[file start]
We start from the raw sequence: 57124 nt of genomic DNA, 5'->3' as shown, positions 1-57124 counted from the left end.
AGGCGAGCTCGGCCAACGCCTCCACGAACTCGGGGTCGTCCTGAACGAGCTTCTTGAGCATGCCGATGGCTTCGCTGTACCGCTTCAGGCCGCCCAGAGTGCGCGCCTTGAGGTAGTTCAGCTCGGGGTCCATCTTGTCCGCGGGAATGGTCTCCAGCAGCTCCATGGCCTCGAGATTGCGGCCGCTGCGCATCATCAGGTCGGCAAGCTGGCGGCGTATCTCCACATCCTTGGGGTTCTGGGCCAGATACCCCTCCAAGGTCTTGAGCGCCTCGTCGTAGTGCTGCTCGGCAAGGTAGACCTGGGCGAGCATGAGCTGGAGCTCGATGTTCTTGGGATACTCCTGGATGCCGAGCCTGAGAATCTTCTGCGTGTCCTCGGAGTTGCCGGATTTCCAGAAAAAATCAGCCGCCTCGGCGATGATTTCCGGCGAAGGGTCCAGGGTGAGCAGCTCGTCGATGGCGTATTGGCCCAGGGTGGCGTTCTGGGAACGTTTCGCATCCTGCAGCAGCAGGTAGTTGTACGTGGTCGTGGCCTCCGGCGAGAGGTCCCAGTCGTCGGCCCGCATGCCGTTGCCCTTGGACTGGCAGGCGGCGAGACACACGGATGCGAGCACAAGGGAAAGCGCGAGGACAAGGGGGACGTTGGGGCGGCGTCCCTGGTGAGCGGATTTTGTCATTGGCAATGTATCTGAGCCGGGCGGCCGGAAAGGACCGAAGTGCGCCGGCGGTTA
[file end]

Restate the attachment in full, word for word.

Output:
We start from the raw sequence: 57124 nt of genomic DNA, 5'->3' as shown, positions 1-57124 counted from the left end.
AGGCGAGCTCGGCCAACGCCTCCACGAACTCGGGGTCGTCCTGAACGAGCTTCTTGAGCATGCCGATGGCTTCGCTGTACCGCTTCAGGCCGCCCAGAGTGCGCGCCTTGAGGTAGTTCAGCTCGGGGTCCATCTTGTCCGCGGGAATGGTCTCCAGCAGCTCCATGGCCTCGAGATTGCGGCCGCTGCGCATCATCAGGTCGGCAAGCTGGCGGCGTATCTCCACATCCTTGGGGTTCTGGGCCAGATACCCCTCCAAGGTCTTGAGCGCCTCGTCGTAGTGCTGCTCGGCAAGGTAGACCTGGGCGAGCATGAGCTGGAGCTCGATGTTCTTGGGATACTCCTGGATGCCGAGCCTGAGAATCTTCTGCGTGTCCTCGGAGTTGCCGGATTTCCAGAAAAAATCAGCCGCCTCGGCGATGATTTCCGGCGAAGGGTCCAGGGTGAGCAGCTCGTCGATGGCGTATTGGCCCAGGGTGGCGTTCTGGGAACGTTTCGCATCCTGCAGCAGCAGGTAGTTGTACGTGGTCGTGGCCTCCGGCGAGAGGTCCCAGTCGTCGGCCCGCATGCCGTTGCCCTTGGACTGGCAGGCGGCGAGACACACGGATGCGAGCACAAGGGAAAGCGCGAGGACAAGGGGGACGTTGGGGCGGCGTCCCTGGTGAGCGGATTTTGTCATTGGCAATGTATCTGAGCCGGGCGGCCGGAAAGGACCGAAGTGCGCCGGCGGTTA